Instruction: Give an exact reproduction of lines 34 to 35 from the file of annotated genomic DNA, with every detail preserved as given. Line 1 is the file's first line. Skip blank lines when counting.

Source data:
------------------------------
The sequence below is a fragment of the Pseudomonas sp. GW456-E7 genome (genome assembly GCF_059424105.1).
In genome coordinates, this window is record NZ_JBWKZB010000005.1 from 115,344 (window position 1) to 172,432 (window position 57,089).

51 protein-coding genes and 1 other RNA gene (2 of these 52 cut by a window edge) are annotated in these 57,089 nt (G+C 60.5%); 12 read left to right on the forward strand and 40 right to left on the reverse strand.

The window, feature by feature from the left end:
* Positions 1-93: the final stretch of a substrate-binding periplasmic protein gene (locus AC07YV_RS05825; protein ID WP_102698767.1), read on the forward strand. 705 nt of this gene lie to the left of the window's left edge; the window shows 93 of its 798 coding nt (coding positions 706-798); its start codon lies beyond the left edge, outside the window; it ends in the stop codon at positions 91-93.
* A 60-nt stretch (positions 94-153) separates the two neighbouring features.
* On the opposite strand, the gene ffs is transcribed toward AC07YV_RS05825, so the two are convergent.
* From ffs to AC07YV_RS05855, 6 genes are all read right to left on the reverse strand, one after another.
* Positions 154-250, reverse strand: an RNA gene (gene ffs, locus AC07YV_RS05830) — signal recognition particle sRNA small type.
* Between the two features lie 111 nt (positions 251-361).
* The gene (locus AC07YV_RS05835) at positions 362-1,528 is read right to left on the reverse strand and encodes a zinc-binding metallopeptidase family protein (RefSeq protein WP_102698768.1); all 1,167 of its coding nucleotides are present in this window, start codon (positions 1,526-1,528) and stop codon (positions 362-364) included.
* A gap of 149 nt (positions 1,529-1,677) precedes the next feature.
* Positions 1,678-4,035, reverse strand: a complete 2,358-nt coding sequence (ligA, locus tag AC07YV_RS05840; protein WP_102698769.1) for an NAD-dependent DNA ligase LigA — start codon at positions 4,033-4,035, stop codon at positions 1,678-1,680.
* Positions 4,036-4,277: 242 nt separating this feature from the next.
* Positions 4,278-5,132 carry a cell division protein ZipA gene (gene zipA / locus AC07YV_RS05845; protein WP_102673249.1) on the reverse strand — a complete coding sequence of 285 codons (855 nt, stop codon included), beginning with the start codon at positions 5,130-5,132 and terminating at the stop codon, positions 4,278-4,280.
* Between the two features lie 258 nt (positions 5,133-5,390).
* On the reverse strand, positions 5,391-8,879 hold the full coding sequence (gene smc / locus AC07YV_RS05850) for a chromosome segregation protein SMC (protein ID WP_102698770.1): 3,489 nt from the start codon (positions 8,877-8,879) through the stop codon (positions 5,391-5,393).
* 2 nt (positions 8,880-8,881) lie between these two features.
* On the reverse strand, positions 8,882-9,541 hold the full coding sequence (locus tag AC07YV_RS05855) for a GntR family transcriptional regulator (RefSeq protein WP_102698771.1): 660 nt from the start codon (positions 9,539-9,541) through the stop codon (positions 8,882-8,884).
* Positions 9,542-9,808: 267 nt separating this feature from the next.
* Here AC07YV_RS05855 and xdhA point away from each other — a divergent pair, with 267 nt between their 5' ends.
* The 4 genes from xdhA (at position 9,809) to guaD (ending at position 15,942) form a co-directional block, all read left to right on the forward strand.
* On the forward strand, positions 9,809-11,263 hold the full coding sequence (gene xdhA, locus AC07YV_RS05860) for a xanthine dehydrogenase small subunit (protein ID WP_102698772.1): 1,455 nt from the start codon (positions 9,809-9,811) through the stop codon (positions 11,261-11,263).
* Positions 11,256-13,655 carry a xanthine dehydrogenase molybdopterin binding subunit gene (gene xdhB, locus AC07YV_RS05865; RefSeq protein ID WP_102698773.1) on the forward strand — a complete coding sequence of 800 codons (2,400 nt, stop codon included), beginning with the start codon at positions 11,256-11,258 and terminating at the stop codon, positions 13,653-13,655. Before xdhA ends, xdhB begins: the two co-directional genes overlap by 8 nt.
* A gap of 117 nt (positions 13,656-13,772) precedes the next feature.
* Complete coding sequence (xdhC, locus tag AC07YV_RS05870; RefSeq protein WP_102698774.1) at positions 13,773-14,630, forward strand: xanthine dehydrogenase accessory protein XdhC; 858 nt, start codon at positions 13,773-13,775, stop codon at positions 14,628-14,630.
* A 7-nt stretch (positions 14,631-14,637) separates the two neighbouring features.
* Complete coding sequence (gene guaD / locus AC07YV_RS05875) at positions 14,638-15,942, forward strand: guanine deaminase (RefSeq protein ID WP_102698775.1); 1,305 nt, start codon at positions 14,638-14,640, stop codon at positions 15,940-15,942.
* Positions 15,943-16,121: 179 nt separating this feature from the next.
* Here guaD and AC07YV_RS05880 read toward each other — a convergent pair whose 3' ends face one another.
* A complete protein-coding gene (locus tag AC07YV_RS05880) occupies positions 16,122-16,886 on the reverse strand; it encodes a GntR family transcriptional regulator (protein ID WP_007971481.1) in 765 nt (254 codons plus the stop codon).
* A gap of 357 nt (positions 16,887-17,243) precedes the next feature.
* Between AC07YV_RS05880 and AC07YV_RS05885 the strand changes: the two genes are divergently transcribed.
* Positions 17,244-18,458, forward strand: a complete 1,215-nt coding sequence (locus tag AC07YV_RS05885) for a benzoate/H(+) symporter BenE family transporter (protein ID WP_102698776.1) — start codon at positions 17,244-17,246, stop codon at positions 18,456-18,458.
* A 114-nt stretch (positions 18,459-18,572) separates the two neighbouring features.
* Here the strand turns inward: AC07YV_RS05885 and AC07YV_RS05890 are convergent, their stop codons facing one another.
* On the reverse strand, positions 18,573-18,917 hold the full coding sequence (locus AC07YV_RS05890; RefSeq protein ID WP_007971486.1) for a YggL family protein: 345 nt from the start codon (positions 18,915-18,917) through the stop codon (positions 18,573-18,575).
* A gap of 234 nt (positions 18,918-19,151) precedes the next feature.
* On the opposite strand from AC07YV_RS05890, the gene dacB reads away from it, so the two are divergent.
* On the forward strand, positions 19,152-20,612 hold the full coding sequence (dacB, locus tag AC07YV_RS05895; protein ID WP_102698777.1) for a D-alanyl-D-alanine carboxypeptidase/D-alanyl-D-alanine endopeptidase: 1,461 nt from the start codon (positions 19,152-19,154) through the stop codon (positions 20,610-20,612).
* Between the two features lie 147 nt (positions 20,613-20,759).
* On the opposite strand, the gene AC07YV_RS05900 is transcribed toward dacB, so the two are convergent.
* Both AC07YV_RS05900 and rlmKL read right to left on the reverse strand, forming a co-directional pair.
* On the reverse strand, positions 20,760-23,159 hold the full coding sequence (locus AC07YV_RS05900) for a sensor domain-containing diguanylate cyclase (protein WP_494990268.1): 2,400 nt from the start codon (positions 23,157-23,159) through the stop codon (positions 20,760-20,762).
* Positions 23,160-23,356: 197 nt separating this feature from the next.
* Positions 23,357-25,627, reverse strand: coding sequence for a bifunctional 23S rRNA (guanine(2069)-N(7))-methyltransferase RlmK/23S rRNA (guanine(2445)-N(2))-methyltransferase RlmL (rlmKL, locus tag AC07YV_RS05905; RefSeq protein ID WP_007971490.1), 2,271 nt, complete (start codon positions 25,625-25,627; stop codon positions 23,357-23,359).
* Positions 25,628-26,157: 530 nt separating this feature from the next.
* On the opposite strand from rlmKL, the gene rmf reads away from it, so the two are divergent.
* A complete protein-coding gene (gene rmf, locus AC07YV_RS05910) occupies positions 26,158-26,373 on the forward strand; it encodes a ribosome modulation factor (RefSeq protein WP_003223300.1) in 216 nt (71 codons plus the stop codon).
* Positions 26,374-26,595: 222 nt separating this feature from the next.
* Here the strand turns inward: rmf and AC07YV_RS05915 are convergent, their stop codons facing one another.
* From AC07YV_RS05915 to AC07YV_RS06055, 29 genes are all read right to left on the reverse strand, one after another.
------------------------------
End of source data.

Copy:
* Positions 17,244-18,458, forward strand: a complete 1,215-nt coding sequence (locus tag AC07YV_RS05885) for a benzoate/H(+) symporter BenE family transporter (protein ID WP_102698776.1) — start codon at positions 17,244-17,246, stop codon at positions 18,456-18,458.
* A 114-nt stretch (positions 18,459-18,572) separates the two neighbouring features.